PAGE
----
One minute review
The XGIMI Halo is a specialist product and as a portable projector, it can be unmatched for the full set of features and capabilities it offers.
The compact Halo features a sleek design, small enough
enough to fit in a backpack and stylish enough to blend in with home decor, although it's best used outside the living room. At €799, this XGIMI Halo won't stand out as a budget product, although it's actually affordable for native 1080p projectors. There are a few other portable 1080p models on the market, but they pale in comparison to the Halo's 800-lumen peak brightness (which, admittedly, drops to 600 when running on battery). The XGIMI Halo raises the bar with movie-ready battery life, dual 5-watt speakers, and a capable Android TV operating system that's fast enough to get the job done, though it shows a little sluggishness and lacks native Android support. Netflix at this time. We don't see many portable projects that can stack, and that may be what allows XGIMI to have a relatively high price for a portable model. Meanwhile, for those on a tighter budget, the XGIMI Mogo Pro is very similar in spec, just slightly lower. That being said, the XGIMI Halo won't be the best choice for home theater systems. While it compares favorably to portable projectors like the Nebula Solar Portable and Nebula Capsule II, it doesn't compare well to the types of projectors that should stay in one place. Optoma's HD146X and HD28HDR, for example, cost less but can hit 3.600 lumens with a 1080p image, the latter even doubles as a gaming projector that can run at a 120Hz refresh rate for fast gaming. This puts the XGIMI Halo in a difficult situation. Viewers may not be happy with the Halo's brightness and image, especially due to annoying video noise on dark stages. Meanwhile, casual viewers who want a projector they can set up at home, in the backyard, or at a campsite might be just as happy with a slightly weaker, more affordable option. But, for anyone who needs flexibility and wants the best projector that can meet that need, the XGIMI Halo will prove to be a good choice.
- XGIMI Halo Projector (Black) at Amazon for € 799
Prices and availability
The XGIMI Halo is available now for €799 in the US, €729 in the UK and €1399AU in Australia. You can find it at XGIMI.com or Amazon.
(Image credit: Future) For more specific models, you might want to consider the XGIMI Horizon, an HD projector priced at $1,099/$1,099, or the Horizon Pro 4K projector for $1,699/$1,699.
Design and features
- Elegant and sober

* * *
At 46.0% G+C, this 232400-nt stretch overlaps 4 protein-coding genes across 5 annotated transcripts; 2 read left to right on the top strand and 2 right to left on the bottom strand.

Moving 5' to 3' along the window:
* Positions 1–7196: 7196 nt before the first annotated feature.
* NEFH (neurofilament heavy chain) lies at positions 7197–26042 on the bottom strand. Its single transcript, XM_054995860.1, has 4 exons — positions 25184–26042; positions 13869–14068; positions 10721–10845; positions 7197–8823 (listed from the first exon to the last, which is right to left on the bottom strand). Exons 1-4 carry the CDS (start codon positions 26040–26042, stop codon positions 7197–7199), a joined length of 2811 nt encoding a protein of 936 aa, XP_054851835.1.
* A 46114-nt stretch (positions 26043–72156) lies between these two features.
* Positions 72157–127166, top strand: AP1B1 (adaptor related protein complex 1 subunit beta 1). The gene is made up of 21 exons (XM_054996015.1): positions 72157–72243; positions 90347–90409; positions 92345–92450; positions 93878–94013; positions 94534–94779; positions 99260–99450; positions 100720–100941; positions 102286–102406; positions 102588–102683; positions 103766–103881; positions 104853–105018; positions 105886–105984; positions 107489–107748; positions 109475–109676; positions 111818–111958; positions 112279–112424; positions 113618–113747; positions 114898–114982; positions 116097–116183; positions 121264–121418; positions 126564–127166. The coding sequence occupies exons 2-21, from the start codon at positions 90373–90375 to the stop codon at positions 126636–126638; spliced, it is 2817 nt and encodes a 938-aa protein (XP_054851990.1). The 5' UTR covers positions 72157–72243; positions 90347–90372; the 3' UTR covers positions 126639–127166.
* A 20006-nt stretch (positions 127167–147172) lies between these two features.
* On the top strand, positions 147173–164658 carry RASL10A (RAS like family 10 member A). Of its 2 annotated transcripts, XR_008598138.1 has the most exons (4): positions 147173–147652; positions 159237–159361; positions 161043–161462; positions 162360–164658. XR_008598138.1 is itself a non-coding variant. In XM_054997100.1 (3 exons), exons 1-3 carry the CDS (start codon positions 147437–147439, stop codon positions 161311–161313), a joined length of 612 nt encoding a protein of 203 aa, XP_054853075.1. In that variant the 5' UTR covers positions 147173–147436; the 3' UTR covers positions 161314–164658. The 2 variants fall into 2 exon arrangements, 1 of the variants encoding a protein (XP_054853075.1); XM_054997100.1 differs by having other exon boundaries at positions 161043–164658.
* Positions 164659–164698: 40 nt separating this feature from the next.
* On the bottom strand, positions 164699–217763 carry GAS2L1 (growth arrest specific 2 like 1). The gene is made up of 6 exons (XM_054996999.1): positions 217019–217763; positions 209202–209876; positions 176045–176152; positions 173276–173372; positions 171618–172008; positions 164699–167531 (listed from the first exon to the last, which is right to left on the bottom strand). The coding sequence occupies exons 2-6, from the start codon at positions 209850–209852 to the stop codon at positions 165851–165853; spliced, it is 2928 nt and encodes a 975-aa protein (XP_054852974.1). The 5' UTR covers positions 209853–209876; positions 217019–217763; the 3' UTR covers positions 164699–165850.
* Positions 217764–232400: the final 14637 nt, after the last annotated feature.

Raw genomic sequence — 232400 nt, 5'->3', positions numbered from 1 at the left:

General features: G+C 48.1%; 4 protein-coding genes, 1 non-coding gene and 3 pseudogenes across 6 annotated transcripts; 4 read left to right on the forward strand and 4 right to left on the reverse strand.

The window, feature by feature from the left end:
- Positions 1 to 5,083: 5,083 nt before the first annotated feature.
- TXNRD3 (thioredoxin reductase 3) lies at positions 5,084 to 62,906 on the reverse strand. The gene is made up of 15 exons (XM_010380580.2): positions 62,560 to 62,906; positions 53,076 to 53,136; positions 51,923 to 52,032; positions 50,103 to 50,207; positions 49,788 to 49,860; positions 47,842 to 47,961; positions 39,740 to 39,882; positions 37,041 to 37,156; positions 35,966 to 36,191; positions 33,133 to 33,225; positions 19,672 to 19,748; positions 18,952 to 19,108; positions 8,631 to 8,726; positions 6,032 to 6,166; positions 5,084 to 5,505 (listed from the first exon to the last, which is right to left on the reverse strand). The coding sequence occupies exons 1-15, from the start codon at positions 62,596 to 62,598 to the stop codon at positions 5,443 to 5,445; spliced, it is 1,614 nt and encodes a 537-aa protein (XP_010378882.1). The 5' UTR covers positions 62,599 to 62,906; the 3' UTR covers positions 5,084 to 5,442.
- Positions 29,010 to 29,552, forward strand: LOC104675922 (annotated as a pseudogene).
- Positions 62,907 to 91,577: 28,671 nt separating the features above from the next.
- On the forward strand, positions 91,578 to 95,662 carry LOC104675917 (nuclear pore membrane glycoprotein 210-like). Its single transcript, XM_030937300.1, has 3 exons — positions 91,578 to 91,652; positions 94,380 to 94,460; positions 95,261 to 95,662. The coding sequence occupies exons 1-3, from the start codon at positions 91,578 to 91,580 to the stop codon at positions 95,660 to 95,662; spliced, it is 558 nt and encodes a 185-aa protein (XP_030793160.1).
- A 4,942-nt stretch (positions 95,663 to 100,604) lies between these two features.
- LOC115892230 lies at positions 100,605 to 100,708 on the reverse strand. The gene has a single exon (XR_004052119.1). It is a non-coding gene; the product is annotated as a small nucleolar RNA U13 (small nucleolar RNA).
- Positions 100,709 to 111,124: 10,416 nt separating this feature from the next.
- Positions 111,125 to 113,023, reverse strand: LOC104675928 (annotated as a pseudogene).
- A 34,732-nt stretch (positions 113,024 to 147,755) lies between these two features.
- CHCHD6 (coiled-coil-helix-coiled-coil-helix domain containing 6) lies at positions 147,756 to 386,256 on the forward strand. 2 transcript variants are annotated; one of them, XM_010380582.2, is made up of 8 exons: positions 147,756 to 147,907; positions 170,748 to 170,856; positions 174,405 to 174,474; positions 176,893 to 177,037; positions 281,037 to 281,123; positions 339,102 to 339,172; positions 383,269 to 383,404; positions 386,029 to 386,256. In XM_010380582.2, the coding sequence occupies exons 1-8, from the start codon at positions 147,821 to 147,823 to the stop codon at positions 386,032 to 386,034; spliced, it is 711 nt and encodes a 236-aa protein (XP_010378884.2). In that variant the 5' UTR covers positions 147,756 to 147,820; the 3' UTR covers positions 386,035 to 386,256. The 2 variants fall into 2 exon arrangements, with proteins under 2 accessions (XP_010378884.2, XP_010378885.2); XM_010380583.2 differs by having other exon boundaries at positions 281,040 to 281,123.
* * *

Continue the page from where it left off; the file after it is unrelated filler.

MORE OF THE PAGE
- Integrated speakers and battery
- No Netflix yet
The XGIMI Halo is an elegant piece of technology. Even though it's built from hard plastic, the color scheme and shape could almost pass for something more upscale, especially with the mesh design that wraps around the front and sides of the device. However, there is a small downside to its simplicity. The projector itself only has four built-in controls: pause/play, volume up, volume down, and power on/off.
. This means you'll have to keep track of your remote to handle everything else, like navigation, settings, and focus. The remote control is pretty typical for Android TV devices, and looks a lot like the one on the BenQ X1300i projector.
(Image credit: Future) The entire unit takes up an incredibly small footprint for something that packs so much. It measures just 113,5 x 145 x 171,5mm, which is about half the size of a typical shoebox. In this space, XGIMI installed a Full HD DLP projection system, an autofocus sensor, a pair of 5W Harman Kardon tuned speakers, a battery, and all the intelligence needed to run Android TV with it. Wi-Fi and Bluetooth connectivity. The entire device weighs just 1,6 kilograms, making it easily portable, though the external power supply is a bit larger and adds more weight if you carry it with you. The weight of the Halo can make setup a little tricky, but not impossible, on a smaller tripod, though it does have a little bracket on the bottom to help you find the right angle without a tripod. You also don't need any additional equipment to properly use the Halo. Just set it up with a Google account for Android TV and you can stream the content it pulls directly. The speakers pack a good punch and are loud enough to fill a small room. The cooling system is also nearly inaudible and easily overwhelmed by the speakers. With the Halo's internal battery, you don't even need to plug the XGIMI Halo into a power outlet to operate it. However, Android TV's XGIMI implementation isn't quite perfect. Netflix won't work on it